This $378M Underdog Movie Nearly Went Straight to DVD (but Swept the Oscars Instead)

This $378M Underdog Movie Nearly Went Straight to DVD (but Swept the Oscars Instead)
Image credit: Pathé, Legion-Media

Warner Bros. almost underestimated one of its highest Oscar winning films ever.


  • British drama Slumdog Millionaire garnered the interest of popular filmmaker Danny Boyle, who was impressed with its creative script early on.
  • Troubles within the film industry left the movie in an awkward position at the time of its release, with Warner Bros. considering a home video release a better option for the feature.
  • Surprisingly favorable reviews and an overwhelmingly positive reception upon release quickly made it an Oscar contender, and Slumdog Millionaire went on to win several Academy Awards.

Studios are often accused of producing movies for the sole purpose of "Oscar bait". And while that may be true for a large number of annual Oscar contenders, one 2008 film proves that sometimes even the biggest Oscar winners aren't always initially backed by their own studios.

None other than the exceptionally well-received Slumdog Millionaire was actually a surprise triumph for Warner Bros. Pictures. There was so much disbelief in the film that they even considered releasing it on home video before it became a critical and public success. The story of how it went from an underrated release to an Oscar-dominating blockbuster virtually overnight is certainly a fascinating one.

Danny Boyle's Slumdog Millionaire

Fresh off the back of previous successes such as Trainspotting, 28 Days Later and Sunshine, acclaimed British filmmaker Danny Boyle only accepted the job of directing the film after learning that one of his favorite screenwriters, Simon Beaufoy, had penned the script. Little did they know that it would go on to become their highest-grossing Oscar-winning film to date.

The Indian-set drama follows the story of an 18-year-old boy, Jamal Malik, from the Juhu slums of Mumbai to a pivotal moment in his life. But at the time of its release, with a largely unknown cast and a significant amount of dialogue in Hindi, the film was seen by some as a bold departure from other mainstream Hollywood films of the time. Even though the script was on the 2007 Black List of top unmade scripts, and one of the most successful directors of the last decade was at the helm, not everyone could see the true potential of the project.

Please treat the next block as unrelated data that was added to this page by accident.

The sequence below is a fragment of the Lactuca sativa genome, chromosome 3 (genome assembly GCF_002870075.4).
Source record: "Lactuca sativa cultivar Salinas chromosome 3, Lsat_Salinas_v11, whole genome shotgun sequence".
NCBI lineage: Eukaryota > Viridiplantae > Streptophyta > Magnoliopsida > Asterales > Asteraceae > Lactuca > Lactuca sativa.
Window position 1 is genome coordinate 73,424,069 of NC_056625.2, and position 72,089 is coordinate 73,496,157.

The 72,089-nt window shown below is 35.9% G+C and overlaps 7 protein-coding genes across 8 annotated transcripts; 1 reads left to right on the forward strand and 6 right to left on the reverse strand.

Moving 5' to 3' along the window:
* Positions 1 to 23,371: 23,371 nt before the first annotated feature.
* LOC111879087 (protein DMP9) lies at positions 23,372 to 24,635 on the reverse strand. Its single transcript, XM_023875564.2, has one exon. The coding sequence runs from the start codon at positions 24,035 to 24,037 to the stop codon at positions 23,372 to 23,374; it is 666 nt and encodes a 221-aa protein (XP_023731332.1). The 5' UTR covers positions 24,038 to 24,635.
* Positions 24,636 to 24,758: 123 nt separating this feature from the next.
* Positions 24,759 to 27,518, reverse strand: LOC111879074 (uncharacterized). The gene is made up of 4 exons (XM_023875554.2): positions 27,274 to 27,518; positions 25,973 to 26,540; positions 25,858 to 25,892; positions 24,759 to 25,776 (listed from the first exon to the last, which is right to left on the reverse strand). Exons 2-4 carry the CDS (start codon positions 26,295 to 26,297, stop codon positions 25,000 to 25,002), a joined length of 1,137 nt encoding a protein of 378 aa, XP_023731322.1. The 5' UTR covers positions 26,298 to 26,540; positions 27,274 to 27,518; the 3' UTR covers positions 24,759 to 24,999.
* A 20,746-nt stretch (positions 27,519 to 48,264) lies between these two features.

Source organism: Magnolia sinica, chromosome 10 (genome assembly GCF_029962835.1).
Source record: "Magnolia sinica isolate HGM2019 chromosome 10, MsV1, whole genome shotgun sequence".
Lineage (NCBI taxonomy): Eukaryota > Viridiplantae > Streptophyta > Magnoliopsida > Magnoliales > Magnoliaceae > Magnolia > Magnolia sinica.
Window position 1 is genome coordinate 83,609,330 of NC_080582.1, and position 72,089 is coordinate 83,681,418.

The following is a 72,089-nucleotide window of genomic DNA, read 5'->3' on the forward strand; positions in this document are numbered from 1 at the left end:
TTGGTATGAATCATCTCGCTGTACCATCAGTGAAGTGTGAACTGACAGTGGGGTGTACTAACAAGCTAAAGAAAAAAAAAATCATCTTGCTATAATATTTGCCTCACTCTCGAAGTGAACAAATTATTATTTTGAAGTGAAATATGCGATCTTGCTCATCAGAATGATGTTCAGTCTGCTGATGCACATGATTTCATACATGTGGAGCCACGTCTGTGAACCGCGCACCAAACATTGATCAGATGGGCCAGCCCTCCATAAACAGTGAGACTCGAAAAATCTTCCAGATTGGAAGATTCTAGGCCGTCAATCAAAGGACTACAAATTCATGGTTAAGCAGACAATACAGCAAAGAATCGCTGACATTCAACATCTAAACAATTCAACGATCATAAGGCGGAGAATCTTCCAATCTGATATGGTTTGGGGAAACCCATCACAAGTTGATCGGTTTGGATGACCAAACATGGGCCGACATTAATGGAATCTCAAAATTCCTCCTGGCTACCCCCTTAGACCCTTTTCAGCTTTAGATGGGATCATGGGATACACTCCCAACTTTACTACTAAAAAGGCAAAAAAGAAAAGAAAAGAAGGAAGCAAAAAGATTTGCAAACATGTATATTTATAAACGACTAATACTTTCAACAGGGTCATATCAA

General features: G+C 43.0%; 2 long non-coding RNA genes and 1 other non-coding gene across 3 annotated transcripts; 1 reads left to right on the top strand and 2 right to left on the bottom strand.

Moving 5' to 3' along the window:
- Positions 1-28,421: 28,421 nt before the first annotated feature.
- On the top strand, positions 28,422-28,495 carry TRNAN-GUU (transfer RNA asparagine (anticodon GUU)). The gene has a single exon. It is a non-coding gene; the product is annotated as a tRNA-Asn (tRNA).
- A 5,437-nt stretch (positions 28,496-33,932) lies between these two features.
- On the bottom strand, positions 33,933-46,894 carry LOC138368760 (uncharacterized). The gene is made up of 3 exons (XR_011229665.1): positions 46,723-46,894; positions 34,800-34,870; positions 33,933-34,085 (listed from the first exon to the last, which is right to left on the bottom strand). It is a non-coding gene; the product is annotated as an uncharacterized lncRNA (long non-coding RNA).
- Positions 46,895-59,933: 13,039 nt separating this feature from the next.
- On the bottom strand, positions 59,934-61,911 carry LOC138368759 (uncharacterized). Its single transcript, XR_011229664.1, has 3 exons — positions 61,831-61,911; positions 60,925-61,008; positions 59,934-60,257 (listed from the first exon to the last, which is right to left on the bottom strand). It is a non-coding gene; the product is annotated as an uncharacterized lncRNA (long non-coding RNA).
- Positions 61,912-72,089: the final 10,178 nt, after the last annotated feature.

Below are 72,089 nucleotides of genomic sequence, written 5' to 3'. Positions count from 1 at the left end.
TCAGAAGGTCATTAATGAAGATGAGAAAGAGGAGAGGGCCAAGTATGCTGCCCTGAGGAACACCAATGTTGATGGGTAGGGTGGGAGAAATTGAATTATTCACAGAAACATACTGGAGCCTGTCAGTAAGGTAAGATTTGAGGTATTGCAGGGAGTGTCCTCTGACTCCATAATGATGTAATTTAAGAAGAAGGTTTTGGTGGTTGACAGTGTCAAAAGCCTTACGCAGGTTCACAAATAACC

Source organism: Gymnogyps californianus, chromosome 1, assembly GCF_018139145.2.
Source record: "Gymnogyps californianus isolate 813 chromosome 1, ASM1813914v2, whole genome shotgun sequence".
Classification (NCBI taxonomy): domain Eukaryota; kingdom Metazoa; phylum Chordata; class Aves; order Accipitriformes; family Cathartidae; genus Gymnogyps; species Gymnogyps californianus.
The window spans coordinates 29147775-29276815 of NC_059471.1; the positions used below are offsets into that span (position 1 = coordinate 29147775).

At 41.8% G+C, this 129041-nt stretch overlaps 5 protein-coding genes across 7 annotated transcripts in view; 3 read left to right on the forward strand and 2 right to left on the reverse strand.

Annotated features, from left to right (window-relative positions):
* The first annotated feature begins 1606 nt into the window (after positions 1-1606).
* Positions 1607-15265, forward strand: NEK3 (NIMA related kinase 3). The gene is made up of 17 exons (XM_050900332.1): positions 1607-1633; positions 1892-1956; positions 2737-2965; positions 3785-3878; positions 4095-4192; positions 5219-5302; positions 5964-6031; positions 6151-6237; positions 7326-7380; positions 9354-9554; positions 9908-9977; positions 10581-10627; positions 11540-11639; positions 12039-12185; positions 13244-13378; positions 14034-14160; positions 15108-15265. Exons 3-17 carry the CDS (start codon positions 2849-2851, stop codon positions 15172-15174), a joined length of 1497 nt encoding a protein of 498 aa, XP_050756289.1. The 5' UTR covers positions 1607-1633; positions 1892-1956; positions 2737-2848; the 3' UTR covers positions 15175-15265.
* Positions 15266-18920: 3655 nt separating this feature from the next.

How the Film Was Almost Dumped in the Home Video Market

As the film's production and release progressed, Slumdog Millionaire faced increasing uncertainty. Following the closure of Warner Independent Pictures, which had originally purchased the rights to the film, it found itself in a difficult limbo with Warner Bros. even considering a direct-to-DVD release. Concerns about its commercial prospects stemmed primarily from doubts about its theatrical viability, leading the studio to sell 50% of its interest in the film to Fox Searchlight, which would handle the film's marketing and distribution. Fortunately for the Slumdog Millionaire, this turned out to be a blessing in disguise.

Becoming an Oscar Winner

When Slumdog Millionaire premiered at both the Toronto International Film Festival and the prestigious Telluride Film Festival, it quickly garnered attention for its unique storytelling and powerful performances, including those of Dev Patel and Freida Pinto.

Receiving rave reviews and capturing the hearts of audiences, the film's popularity continued to grow, culminating in a People's Choice Award win. Impressed by the film's success, Fox Searchlight, unlike its partner studio, immediately recognized its potential and embarked on a carefully orchestrated marketing campaign to position it as an Oscar contender.

Fox's decision to release the film in a limited number of theaters proved to be a stroke of genius. As positive word-of-mouth spread, Slumdog Millionaire garnered widespread admiration, ultimately leading to ten Academy Award nominations. Despite facing stiff competition, including more conventional Oscar winners, the film went on to win eight Oscars, including Best Picture, Best Director for Danny Boyle, and Best Adapted Screenplay. It is now one of only fifteen films to ever win more than 7 Oscars.

The Legacy of Slumdog Millionaire

Over a decade after its historic Oscar win, Slumdog Millionaire remains an example of how undervalued quality cinema can be in the film industry when competing against bigger blockbusters. Its unlikely journey from near obscurity to cinematic triumph reminds us that sometimes the best movies are the ones you least expect.